Batgirl 40

batgirl 40

Today, Mark and Michael are discussing Batgirl 40, originally released March 18th, 2015.

Mark: One of the seminal Batman stories, Alan Moore’s Batman: The Killing Joke, was released in March 1988, almost exactly 27 years ago. In that story, Barbara Gordon is shot by the Joker, paralyzing her and confining her to a wheelchair. The controversy spun out from Moore’s decision to use Barbara as a plot device has been defining her, for better and for worse, for almost three decades now.

I have sympathy for comic book writers. It has to be hard to balance respect for canon with the need to constantly create new stories. Too much disregard for history and you’ll alienate your audience, too much reverence and you risk stifling creativity. DC tried pretty valiantly with The New 52 to split the difference between honoring the old and building towards the new, but their solutions were usually messy at best. When it comes to reinventing a well-regarded character, there’s no way to please everyone. But with Batgirl 40, writers Brenden Fletcher and Cameron Stewart come pretty close. Continue reading

Batgirl 39

batgirl 39

Today, Michael and Spencer are discussing Batgirl 39, originally released February 18th, 2015.

Michael: In most pieces of pop culture, the protagonist is the point of entry for the audience into the fictional world that we are experiencing. You’ll often see events or circumstances that the protagonist themselves isn’t immediately aware of, but for the most part you are riding shotgun with the main character. In comic books, that means you follow the story with the benefit of the main character’s narration/inner monologue. The tricky thing is that your hero may not always be a reliable narrator. Even if they aren’t intentionally misleading you, they are probably not giving you the full story. Such is the case of a one Barbara Gordon, the titular Batgirl. Continue reading

Batgirl 38

batgirl 38

Today, Michael and Patrick are discussing Batgirl 38, originally released January 14th, 2015.

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Michael: Sometimes you just get sick of being yourself. What I mean by that is we all have a point where we say “Why me?” “Why do I have to suffer?” “Can’t things just be easy for once?” If life is a story, then we might not always like the role that we’re cast in. Being a “supporting character” gets old; everyone wants to be the star eventually. Batgirl 38 finds the creative team and Barbara herself asking these types of questions of identity. Can’t a Batgirl just fight crime and enjoy herself in the process? Not quite, it would seem. Continue reading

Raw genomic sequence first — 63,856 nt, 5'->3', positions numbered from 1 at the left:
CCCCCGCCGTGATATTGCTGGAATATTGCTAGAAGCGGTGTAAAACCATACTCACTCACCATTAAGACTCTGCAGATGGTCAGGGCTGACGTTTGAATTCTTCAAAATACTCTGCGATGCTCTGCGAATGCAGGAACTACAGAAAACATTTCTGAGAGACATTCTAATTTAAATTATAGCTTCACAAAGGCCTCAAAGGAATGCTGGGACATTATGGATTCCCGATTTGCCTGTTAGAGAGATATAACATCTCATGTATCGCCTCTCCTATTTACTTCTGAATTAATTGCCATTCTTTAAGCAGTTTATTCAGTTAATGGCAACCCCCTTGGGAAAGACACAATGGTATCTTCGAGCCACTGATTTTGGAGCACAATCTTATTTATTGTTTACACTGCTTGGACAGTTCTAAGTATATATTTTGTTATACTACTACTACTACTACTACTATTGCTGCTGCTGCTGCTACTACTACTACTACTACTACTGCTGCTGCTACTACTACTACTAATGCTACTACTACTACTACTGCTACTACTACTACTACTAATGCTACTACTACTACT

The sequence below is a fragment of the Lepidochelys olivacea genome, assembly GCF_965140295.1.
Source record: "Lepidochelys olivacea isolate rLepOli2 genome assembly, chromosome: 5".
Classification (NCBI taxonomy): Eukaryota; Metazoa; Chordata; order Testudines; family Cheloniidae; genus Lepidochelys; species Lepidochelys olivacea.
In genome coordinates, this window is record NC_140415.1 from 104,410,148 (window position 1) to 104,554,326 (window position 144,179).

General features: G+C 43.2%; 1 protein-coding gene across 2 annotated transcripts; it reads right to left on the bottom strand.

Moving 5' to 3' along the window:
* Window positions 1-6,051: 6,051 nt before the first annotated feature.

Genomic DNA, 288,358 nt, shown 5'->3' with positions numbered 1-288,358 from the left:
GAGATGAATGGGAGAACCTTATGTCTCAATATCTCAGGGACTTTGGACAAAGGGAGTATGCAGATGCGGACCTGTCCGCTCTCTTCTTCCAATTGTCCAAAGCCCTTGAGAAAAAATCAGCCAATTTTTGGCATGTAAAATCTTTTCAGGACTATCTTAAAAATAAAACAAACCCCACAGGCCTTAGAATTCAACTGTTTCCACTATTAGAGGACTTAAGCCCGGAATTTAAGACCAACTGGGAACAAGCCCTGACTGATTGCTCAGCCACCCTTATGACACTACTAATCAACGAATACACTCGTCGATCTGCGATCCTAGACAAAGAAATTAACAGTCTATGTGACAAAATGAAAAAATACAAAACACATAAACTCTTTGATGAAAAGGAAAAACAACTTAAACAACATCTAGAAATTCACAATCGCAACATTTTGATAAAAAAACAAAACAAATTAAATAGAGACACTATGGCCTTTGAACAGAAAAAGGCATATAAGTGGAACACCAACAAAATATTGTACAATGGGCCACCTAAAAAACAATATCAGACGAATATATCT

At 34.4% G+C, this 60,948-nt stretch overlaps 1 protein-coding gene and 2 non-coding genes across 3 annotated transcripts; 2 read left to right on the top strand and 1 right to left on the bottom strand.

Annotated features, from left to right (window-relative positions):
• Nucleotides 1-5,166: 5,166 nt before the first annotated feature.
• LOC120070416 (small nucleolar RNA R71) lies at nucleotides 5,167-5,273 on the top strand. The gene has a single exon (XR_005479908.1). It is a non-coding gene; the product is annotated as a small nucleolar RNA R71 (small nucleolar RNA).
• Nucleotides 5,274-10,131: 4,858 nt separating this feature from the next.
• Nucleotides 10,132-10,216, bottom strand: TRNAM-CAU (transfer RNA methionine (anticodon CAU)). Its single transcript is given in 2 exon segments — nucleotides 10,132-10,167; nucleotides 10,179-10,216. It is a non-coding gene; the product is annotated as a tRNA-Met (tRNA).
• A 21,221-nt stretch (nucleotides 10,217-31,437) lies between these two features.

Best of 2014: Best Colorist

Best of 2014: Best Colorist
From lines at conventions to the internet petitions every time an assignment changes, its clear comic fans put a lot of stock in who writes and draws their comics, often to the exclusion of the rest of the creative team. While colorists have slowly been gaining more recognition, they are still largely the unsung heroes of the comics world, adding depth and meaning to the storytelling in ways so subtle as to be almost invisible. As we started preparing our year-end lists, we realized that we, too, had been overlooking the contributions of these indispensable artists, and decided it was high time to offer the best the praise they so rightly deserve. These are our top 14 colorists of 2014.
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Batgirl 37

Alternating Currents: Batgirl 37, Suzanne and PatrickToday, Suzanne Drew and Patrick are discussing Batgirl 37, originally released December 10th, 2014.
slim-bannerDrew: I don’t think it’s unfair to suggest that Barbara Gordon has one of the least memorable origin stories in the Bat-mythos. In fact, without the inciting incident of murdered/criminal parents, or simply figuring out Batman’s identity, it’s arguable that she doesn’t have an origin “story” — she just kind of became Batgirl in the same way someone becomes an adult. That means she doesn’t have the same motivations built into her character that Bruce, Dick, Jason, Tim, Cassandra, Steph, and Damian all have. That’s not to say she’s a lesser character — indeed, she’s been the center of several great stories — just that her “mission” isn’t as strongly defined or as personally motivated as those of her peers. With Batgirl 37, writers Brenden Fletcher and Cameron Stewart turn that lack of definition into a huge asset, making Babs an infinitely more believable 20-something. Continue reading

Batgirl 36

Alternating Currents: Batgirl 36, Shane and DrewToday, Shane and Drew are discussing Batgirl 36, originally released November 12th, 2014.